Excursion 3

The Ahmadi Mosque

An informal trip to a marginalized religious community center generates more questions, and challenges, than answers.
"We're constitutional heretics," Arsalan, one of my classmates at the Peace Research Institute Oslo (PRIO) summer school, told me a month ago. We were on our way up to the cabin trip hosted by our peace research class and it was one of our first conversations.

He belongs to a tradition of Islam called Ahmadiyya, which diverges from more mainstream expressions of the religion by believing that there was another major prophet, Mirza Ghulam Ahmad, who fulfilled the role of the Mahdi (a great and final Imam) and the second coming of Christ (though considered metaphorical/spiritual moreso than literal). He lived in India near the turn of the twentieth century, and with his followers migrating to Pakistan after the partition in 1947. After facing persecution in the new state, he left for London.

A number of Islamic traditions, despite their own dividedness, came together to brand Ahmadiyya spirituality heresy – to them, it was simply too far detached from conventional Islam to be counted under the same umbrella. Think of how Mormons aren't recognized by more mainstream denominations as being proper Christians. The Ahmadis (their name taken from Muhammad's alternative name, Ahmad), however, would say themselves that their Imam succeeded in bringing Islam back to the basics, which was seen as necessary after over a thousand years of human culture influencing and changing Islam.

Pakistan has been the only country that's actually taken official steps to declare Ahmadiyya a heresy – its followers can't hold high office, and the gov't has often turned a blind eye to the discrimination and extra-legal persecution of Ahmadis in the country. Arsalan, on finding out there's an Ahmadi mosque at the edge of Oslo, arranged for some of our group to come and learn more about their tradition. It wasn't an official excursion, like our cabin trip and the time spent with the Norwegian Ministry of Foreign Affairs, but a number of us wanted to come all the same.
We hear a bit about the community's history from the local imam, and there's another man invited who knows a lot about the movement and how they've integrated into the Norwegian community. He asks us if we have any questions, and our group fires off with a few complicated ones. It reminds me of how there are a number of different groups with approaches to peace, culture and good governance, and it can be hard to find common ground when we get into the details of what we believe.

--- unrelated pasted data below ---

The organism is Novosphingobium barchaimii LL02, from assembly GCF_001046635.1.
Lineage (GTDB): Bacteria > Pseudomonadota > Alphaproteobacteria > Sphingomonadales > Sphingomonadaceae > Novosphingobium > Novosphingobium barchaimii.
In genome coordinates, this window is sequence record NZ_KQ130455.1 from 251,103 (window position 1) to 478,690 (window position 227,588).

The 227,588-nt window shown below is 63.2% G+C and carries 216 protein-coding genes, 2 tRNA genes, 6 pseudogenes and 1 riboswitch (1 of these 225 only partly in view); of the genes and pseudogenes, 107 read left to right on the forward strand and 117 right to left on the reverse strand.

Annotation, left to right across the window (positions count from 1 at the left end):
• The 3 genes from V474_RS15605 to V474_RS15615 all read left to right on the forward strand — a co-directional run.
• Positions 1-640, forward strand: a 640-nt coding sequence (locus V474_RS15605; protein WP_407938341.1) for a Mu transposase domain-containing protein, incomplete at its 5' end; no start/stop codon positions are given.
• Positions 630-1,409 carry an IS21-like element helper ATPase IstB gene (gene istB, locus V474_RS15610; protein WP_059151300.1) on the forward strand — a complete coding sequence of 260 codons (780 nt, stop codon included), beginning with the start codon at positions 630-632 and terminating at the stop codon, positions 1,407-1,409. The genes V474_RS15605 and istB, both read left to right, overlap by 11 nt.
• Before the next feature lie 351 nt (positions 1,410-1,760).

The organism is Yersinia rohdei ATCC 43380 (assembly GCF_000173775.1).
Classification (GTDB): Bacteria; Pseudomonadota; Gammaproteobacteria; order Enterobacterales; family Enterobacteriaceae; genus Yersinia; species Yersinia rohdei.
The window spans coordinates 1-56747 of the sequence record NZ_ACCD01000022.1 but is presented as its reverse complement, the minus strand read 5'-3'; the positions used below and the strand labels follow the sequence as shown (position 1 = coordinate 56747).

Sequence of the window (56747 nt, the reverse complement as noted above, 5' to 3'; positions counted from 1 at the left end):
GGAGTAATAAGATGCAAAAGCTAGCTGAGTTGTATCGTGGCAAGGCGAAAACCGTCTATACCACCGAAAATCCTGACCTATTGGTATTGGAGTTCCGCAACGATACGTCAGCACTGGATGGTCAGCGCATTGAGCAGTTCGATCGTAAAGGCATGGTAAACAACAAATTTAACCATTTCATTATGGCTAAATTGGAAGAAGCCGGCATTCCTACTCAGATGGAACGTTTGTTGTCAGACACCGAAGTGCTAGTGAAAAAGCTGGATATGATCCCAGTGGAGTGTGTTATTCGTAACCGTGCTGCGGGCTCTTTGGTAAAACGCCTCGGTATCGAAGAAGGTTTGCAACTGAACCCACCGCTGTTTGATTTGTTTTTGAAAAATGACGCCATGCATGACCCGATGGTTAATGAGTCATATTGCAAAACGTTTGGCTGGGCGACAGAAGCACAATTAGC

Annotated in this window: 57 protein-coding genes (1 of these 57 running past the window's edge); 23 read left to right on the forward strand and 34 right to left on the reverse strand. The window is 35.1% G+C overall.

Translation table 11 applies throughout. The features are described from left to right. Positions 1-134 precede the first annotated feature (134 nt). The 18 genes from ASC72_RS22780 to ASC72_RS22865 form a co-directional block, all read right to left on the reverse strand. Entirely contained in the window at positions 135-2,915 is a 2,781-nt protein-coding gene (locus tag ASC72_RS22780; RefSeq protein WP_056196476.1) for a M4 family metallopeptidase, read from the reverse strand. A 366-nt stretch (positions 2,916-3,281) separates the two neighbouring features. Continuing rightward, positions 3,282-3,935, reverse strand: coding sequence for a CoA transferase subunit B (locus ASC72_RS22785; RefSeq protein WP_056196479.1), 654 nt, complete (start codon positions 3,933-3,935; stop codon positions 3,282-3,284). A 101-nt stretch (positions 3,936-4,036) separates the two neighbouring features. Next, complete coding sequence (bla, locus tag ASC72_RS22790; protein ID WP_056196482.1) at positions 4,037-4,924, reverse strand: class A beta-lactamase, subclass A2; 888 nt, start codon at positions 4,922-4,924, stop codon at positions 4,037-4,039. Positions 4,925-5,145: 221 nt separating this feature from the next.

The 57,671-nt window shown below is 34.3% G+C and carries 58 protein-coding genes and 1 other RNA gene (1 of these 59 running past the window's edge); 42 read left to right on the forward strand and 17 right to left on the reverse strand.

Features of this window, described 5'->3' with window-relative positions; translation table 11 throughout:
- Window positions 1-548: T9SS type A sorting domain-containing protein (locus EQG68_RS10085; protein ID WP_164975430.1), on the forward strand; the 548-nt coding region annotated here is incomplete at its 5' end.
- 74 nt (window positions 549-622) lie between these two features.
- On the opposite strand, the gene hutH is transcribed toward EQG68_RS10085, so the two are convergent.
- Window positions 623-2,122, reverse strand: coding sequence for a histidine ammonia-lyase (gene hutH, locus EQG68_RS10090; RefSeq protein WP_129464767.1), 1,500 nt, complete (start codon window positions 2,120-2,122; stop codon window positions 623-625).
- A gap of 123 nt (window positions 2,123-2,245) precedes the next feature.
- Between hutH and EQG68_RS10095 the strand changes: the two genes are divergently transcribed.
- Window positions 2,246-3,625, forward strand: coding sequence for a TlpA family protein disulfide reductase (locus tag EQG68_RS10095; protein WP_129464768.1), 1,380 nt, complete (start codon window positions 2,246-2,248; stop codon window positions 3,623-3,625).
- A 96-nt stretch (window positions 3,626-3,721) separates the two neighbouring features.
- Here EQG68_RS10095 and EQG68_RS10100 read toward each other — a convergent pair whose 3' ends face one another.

A lot of the questions, our group being mostly made up of liberal humanists, about gender and queer issues. How are women treated? Do they get to assume positions of leadership? Are there instances of homophobia in the community, and how do people treat some of the more 'outdated' (according to some contemporary points of view) verses in the Koran?

The man answering questions smiles in a way that implies effort and that this isn't the first time issues like this comes up. He's a proponent of complementarianism (which say that men and women are equal but different and can occupy different roles), and he doesn't get into the theology of marriage outright but says that tolerance and non-violence are important tenents of the community.

We mostly left it at that, and it provides an interesting dilemma.

There are those who say we need to look at our similarities more than our differences, and they might encourage us to stop and embrace the parts of the Ahmadiyya tradition that jive well with the agenda at PRIO.

Then there are others who say that we need to get down into the nitty-gritty of what makes us different and why. From there, some people go into defense-mode and start defending their values in the face of values that might be mutually exclusive with theres. Or they can admit the differences and, in the name of a pragmatic pluralism, say that there's room enough for all of us in this country/community/whatever.

I think about certain modern movements, ones associated with the mid-to-far left, that push right now for an intersectional ideal on justice to prevail and might be impatient with perspectives not compatible with its own. Its opponents call it 'cancel culture' (and that's a debate for another day), and its supporters say it's about defending marginialized populations who are under threat.

And it's this idea of threat that might be key - if you feel like there's more danger out there, you might be less willing to tolerate things that might go unnoticed in less threatening times. We are all for peace until we feel like things are too dangerous not to go on the offensive. That's when you start talking about things like the security dilemma, just war or the like.

Many of us have really different ideas of where that line is, and we can feel a bit of that tension in the air today in the mosque. For some, complementarianism is seen as a danger to women and needs to be fought as part of the patriarchy. For others, a marginalized Muslim denomination should be protected (from more hardline Muslims as well as Islamophobic movements elsewhere) and so common ground should be found where it can.

But there's no answer, and it's complicated, and so we back down from those issues because we don't have the time, space or maybe even the energy for that kind of conversation. Maybe a smaller group would have been better, or a one-on-one conversation.

In any case, we say we're grateful to have had an window into their lives and philosophy. We happily eat their samosas. We pose for a photo op in front of the Mosque and quickly get back to campus.
Josh Nadeau is a freelance writer and peacebuilding practitioner.
He studied at PRIO in 2018.
Banner photo taken by Chell Hill | wikicommons
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